62 Hz to 20 kHz ±8.0 dB on-axis, ±4.9 dB avg 0-30°
Bass output (CEA-2010A standard)
• Ultra-low bass (20-31.5 Hz) average: NA
20 Hz NA
25 Hz NA
31.5 Hz 83.3 dB
• Low bass (40-63 Hz) average: 101.4 dB
40 Hz 97.4 dB L
50 Hz 101.7 dB L
63 Hz 103.9 dB L
To measure the quasi-anechoic frequency response of the DA-E750, I set it atop a 2-meter stand and placed the microphone at a distance of 1 meter. (Quasi-anechoic measurements eliminate reflections from surrounding objects to simulate measuring in an anechoic chamber.) The microphone was placed on the same axis as the tweeter, then moved around slightly to try to get the flattest response. I then ran a ground-plane measurement at 1 meter to get the bass response; in this case, bass boost was off. To create the graph shown here, I spliced the bass response to the average of quasi-anechoic measurements of the left channel only taken at 0°, ±10°, ±20°, and ±30°. I used a Clio FW analyzer in MLS mode for the quasi-anechoic measurements and log chirp mode for the close-miked sweep, feeding the test signals into the DA-E750’s 3.5mm line input. The quasi-anechoic measurements were smoothed to 1/12th octave. The blue trace shows the 0° on-axis response, while the green trace shows the averaged response.
The DA-E750’s on-axis frequency response (blue trace) doesn’t look terribly smooth, with a dip in response between the subwoofer section and the front woofers at 260 Hz, a narrow -6.3 dB cancellation dip at 1.9 kHz, and rather ragged response above 3 kHz. However, the averaged response (green trace) is considerably smoother. In fact, if you eliminate that dip at 1.9 kHz, the averaged response looks quite smooth from 300 Hz on up. And the balance of bass to midrange to treble is even.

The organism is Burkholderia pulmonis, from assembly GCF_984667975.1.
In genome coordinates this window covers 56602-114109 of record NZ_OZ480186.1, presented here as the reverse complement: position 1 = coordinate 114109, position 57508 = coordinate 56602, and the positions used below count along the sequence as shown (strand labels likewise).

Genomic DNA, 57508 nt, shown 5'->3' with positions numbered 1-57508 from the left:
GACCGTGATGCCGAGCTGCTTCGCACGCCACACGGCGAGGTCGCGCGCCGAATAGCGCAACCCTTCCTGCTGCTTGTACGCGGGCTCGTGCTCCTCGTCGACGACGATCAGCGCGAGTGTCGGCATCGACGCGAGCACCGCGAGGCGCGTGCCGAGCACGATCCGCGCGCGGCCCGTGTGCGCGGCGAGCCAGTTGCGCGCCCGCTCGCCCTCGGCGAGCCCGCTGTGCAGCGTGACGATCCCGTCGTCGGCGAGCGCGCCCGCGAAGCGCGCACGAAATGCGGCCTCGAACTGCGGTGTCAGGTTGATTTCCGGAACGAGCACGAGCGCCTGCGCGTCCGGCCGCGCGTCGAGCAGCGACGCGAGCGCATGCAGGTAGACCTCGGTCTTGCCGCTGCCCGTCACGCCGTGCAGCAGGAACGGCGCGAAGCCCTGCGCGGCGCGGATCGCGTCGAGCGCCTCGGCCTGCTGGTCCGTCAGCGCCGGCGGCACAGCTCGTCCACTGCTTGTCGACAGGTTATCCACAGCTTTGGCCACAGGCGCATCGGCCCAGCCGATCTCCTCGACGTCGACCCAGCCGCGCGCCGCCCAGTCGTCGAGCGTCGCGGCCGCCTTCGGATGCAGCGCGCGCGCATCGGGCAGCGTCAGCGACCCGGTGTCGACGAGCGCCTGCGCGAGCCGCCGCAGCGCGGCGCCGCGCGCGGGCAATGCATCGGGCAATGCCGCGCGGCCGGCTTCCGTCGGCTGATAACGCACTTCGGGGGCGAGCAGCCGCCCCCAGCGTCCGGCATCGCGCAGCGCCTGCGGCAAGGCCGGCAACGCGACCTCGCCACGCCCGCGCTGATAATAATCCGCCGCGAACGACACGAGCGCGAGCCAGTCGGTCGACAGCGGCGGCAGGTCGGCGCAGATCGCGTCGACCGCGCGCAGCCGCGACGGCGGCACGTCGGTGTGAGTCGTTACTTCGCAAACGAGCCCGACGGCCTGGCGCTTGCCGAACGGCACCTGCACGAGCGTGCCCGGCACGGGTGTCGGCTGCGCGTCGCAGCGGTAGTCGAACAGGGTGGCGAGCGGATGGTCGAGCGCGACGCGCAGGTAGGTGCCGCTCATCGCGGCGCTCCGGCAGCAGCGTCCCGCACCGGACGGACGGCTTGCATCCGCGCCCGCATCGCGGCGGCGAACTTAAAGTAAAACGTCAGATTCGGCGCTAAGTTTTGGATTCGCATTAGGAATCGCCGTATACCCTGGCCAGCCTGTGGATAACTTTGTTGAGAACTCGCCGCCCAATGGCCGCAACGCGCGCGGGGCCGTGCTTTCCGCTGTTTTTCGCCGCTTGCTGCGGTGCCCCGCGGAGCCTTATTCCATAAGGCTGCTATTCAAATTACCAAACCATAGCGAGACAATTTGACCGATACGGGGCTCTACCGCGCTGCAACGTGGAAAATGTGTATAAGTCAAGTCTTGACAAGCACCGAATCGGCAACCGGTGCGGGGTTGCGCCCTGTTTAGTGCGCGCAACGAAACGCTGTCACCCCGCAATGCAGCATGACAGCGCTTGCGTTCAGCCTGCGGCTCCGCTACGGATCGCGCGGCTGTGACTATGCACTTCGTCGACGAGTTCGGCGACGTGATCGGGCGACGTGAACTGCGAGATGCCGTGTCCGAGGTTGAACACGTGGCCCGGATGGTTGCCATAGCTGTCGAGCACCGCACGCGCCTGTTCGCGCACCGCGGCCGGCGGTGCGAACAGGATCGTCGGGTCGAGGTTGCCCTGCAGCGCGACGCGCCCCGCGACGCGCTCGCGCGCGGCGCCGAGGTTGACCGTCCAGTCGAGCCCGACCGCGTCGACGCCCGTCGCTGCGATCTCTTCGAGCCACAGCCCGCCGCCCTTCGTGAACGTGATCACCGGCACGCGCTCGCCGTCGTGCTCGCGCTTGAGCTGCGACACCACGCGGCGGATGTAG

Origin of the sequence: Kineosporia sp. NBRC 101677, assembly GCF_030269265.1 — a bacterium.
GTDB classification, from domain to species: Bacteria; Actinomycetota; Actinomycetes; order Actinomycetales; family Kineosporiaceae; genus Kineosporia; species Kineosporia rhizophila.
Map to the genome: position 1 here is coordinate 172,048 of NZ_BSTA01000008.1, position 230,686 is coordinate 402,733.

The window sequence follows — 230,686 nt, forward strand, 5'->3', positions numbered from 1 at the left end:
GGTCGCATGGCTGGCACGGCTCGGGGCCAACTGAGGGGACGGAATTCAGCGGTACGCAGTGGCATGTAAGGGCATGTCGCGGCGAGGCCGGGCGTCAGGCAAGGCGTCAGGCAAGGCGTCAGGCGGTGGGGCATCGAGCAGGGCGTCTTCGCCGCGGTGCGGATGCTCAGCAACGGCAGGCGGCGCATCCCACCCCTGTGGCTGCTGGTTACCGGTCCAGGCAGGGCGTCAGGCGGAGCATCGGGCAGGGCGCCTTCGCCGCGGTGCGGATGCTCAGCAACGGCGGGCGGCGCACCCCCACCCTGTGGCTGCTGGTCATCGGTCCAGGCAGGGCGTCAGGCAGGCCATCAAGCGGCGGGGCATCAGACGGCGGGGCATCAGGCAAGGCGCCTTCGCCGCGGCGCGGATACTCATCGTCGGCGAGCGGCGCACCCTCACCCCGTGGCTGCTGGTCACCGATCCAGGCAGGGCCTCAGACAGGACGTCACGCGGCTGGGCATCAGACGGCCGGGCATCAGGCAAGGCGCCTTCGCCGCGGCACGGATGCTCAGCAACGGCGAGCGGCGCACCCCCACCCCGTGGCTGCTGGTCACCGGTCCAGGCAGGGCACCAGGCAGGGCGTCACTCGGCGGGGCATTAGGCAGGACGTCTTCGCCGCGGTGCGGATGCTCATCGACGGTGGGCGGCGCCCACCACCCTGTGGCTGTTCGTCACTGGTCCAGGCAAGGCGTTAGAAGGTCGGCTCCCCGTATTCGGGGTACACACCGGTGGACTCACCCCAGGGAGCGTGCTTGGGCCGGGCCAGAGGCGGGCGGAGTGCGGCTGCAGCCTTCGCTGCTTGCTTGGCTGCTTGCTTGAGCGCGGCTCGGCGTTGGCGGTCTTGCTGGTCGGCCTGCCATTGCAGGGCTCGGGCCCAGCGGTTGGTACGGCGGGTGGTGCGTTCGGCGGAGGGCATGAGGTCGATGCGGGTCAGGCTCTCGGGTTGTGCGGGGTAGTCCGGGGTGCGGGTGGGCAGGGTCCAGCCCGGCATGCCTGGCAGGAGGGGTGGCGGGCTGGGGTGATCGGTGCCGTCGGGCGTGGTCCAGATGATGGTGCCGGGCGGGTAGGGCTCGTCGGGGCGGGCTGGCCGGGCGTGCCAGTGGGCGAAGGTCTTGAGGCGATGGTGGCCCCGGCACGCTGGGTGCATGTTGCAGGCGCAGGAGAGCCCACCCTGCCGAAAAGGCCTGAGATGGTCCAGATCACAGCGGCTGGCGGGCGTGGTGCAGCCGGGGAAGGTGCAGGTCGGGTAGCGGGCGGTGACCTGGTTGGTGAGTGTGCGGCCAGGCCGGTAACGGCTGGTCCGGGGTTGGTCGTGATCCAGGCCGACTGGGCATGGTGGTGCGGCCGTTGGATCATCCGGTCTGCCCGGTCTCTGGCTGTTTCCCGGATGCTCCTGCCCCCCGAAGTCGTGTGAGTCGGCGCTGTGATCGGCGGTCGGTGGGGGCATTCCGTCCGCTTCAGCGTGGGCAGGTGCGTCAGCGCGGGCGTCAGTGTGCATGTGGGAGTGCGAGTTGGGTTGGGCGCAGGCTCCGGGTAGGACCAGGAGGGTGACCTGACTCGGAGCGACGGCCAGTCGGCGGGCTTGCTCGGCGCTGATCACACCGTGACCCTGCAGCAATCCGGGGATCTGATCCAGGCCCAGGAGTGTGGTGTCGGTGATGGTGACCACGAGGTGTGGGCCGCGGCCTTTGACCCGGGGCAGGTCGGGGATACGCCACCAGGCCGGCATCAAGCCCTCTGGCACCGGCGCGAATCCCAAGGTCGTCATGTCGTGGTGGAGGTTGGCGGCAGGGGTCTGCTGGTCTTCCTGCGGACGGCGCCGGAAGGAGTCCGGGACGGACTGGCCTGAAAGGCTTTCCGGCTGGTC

Normally when I measure a speaker dock, I just provide a Bass Limits measurement, because so few of them have useful response in the bottom octave of bass. But the DA-E750’s bass output is comparable to that of a typical subwoofer included with many soundbars, so I’ve included full CEA-2010 bass output measurements here, done at a distance of 3 meters and scaled up to give measurements equivalent to output at 1 meter. (This was taken without the bass boost function on; bass boost seldom affects CEA-2010 measurements, which are determined almost entirely by the properties of the driver, the enclosure, and the amp.) Measurements at which the limit was dictated by the DA-E750’s internal limiter are designated with an L. With 101.4 dB output averaged (in pascals) for 40 to 63 Hz, the DA-E750 delivers the most powerful bass output of any dock I’ve measured.
I like to gauge the output of small audio products with my MCMäxxx™ test, in which I crank up Mötley Crüe’s “Kickstart My Heart” until it sounds distorted then back it off one notch and measure the output at 1 meter. The DA-E750 ruled this test the way the Crüe used to rule arenas, pumping out a solid 100 to 102 dB.
The DA-E750 doesn’t favor any particular type of music, but a certain type of listener will especially love it: The person who wants to crank up their favorite tunes and enjoy clean sound with serious, foot-tapping bass. And it’s a pretty safe bet that no matter what kind of source devices you own now or will own in the next couple of years, they’ll work just fine with the DA-E750. Plus, of course, you can say your audio system has tubes.
Brent Butterworth and Geoff Morrison combine their years of gear testing and knowledge in one überblog of irreverence and techiness.
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